Finance 101 from the School of Hard KnocksSome of life’s most important lessons are those we never intended to learn.
By: Michael Pennington, Living North
Some of life’s most important lessons are those we never intended to learn. They generally don’t offer a diploma, and the “tuition,” let’s just say, comes at a very high price. Thirteen years ago, I watched in disbelief as an angry Mother Nature tore apart the lives of tens of thousands of Red River Valley residents. Words and photos have chronicled the historic Flood of 1997,but they will never fully convey the physical and emotional devastation inflicted on these communities that I witnessed.
Equally incredible has been the recovery these ravaged communities have made in 13 years. Population and economic growth in many areas now exceeds
pre-1997 levels. They have rebuilt – again – knowing full well that they risk being flooded nearly every spring. Are they crazy? Far from it – they’ve learned the expensive lessons that decades of history have taught
them. To remain and thrive, they manage the risk by employing what they’ve learned from the past to minimize their losses from future inevitable floods.
There are few left among us who remember the Great Depression, but most of us know this tragic story anecdotally and through our history books. The havoc this financial disaster wreaked upon the economies of the world was considered a once-in-a-lifetime event.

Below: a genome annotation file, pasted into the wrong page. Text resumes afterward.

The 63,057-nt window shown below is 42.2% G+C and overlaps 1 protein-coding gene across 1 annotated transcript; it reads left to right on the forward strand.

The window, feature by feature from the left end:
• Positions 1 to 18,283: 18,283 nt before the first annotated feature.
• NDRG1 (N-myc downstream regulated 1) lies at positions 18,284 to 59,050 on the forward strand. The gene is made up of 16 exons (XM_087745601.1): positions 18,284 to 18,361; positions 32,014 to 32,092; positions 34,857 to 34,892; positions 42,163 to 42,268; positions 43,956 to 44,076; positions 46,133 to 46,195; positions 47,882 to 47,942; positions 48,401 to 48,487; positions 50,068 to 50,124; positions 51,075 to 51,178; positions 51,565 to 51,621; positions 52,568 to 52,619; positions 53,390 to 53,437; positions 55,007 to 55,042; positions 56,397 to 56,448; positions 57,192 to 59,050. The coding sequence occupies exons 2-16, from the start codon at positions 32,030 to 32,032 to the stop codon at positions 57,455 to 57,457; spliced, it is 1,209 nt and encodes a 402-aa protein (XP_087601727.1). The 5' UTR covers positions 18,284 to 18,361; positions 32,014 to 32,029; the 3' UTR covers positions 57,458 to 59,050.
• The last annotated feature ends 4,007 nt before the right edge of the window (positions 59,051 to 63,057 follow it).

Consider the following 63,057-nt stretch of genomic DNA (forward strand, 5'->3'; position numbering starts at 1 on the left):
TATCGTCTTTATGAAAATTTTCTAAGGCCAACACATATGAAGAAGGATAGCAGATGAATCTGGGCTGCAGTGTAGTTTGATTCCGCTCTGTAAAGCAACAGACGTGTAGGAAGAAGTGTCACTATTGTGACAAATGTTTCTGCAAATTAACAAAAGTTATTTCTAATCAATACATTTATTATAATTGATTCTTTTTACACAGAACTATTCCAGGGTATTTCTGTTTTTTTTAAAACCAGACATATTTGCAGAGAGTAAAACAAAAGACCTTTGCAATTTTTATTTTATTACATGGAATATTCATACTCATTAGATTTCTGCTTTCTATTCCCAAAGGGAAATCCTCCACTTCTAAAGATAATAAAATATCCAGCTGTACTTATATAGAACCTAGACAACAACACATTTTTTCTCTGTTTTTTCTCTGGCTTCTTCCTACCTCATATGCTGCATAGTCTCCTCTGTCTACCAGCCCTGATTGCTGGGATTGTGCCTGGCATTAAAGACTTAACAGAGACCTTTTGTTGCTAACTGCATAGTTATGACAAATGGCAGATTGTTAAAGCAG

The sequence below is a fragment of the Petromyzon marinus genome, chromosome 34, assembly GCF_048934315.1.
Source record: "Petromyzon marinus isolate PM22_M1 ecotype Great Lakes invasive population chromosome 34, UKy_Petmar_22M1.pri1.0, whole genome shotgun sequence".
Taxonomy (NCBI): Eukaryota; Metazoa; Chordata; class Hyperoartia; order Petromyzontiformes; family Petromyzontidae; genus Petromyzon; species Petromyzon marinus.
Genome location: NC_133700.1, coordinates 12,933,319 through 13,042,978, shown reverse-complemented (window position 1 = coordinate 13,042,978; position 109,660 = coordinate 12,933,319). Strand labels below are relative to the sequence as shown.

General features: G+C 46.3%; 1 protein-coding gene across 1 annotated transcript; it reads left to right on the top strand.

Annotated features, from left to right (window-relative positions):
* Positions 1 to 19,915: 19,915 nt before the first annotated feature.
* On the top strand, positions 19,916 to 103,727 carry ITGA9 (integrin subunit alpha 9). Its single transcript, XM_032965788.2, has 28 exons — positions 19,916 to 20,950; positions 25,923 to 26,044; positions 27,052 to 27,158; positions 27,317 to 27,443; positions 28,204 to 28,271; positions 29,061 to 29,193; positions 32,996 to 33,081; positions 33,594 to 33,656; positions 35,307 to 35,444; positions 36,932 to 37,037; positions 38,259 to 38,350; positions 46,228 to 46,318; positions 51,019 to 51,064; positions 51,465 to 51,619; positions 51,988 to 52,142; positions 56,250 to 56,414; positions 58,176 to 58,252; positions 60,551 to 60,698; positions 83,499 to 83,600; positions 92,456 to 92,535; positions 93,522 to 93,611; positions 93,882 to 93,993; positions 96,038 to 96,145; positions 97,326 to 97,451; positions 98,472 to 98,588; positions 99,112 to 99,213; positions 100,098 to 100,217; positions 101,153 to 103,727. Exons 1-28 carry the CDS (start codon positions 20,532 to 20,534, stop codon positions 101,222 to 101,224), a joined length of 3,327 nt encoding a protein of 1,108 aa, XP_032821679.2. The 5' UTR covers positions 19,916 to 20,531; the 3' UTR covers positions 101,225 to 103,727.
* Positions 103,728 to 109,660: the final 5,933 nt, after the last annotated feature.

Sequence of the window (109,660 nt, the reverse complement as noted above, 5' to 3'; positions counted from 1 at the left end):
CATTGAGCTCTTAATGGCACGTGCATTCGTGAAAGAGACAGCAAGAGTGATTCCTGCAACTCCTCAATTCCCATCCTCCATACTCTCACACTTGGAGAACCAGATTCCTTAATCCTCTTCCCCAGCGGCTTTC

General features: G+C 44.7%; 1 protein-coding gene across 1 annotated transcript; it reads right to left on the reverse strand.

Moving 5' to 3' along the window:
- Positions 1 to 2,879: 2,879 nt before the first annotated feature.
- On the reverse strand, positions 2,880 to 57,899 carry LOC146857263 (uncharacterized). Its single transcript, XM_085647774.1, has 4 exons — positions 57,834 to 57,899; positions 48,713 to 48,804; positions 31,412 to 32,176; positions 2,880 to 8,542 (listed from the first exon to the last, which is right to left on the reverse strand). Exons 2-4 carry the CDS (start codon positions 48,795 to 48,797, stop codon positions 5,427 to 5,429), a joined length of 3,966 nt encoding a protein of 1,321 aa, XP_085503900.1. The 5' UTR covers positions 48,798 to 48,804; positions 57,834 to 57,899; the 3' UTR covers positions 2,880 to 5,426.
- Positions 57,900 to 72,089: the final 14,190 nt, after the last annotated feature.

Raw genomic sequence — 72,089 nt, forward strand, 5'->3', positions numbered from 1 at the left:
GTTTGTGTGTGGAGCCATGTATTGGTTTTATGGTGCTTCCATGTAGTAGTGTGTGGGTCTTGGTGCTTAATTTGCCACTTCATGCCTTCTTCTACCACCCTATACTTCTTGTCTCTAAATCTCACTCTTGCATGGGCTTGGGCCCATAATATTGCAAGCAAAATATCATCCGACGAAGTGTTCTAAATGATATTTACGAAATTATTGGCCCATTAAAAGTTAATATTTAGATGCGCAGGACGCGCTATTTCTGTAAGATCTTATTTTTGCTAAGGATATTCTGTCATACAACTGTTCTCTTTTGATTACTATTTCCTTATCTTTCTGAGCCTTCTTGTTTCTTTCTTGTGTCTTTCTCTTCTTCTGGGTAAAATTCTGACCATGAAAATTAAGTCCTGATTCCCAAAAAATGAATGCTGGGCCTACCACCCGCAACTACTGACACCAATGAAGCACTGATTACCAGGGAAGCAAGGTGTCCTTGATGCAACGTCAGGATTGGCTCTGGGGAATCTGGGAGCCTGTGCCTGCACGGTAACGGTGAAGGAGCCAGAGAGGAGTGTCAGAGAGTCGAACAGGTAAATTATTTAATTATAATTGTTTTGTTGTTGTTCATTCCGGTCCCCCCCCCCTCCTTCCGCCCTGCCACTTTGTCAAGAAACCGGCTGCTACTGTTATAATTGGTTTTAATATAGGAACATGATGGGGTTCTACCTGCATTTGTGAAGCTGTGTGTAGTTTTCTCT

Yet despite everything we’ve learned since then about economics and finance, the recession of 2008 came perilously close to becoming our second once-in-a-lifetime depression in 80 years.
Recessions are as normal to a modern economy as spring floods are to the Red River Valley – and just as unpleasant. We’ve survived them all, and will in the future, but unfortunately, not without repeating many of
the same mistakes. Why? Despite what some may claim, economic cycles are not easily predicted, and under duress, human nature leads many to make impulsive and emotional financial decisions that they often regret later.
The current recession feels far from over for many, but most economists agree that the worst is behind us. As the murky waters of this recession begin to recede, take stock of all that is good in your life and heed the
lessons to be learned from this event. The next recession is not an “if,” but a when, and you will not see the rising waters until it’s too late. Begin building your dike now by reviewing your financial goals and crafting a plan to achieve them. And most importantly, commit to
following your plan “come hell or high water!”
Michael Pennington is an Investment Advisor for Pennington Financial Group in Duluth.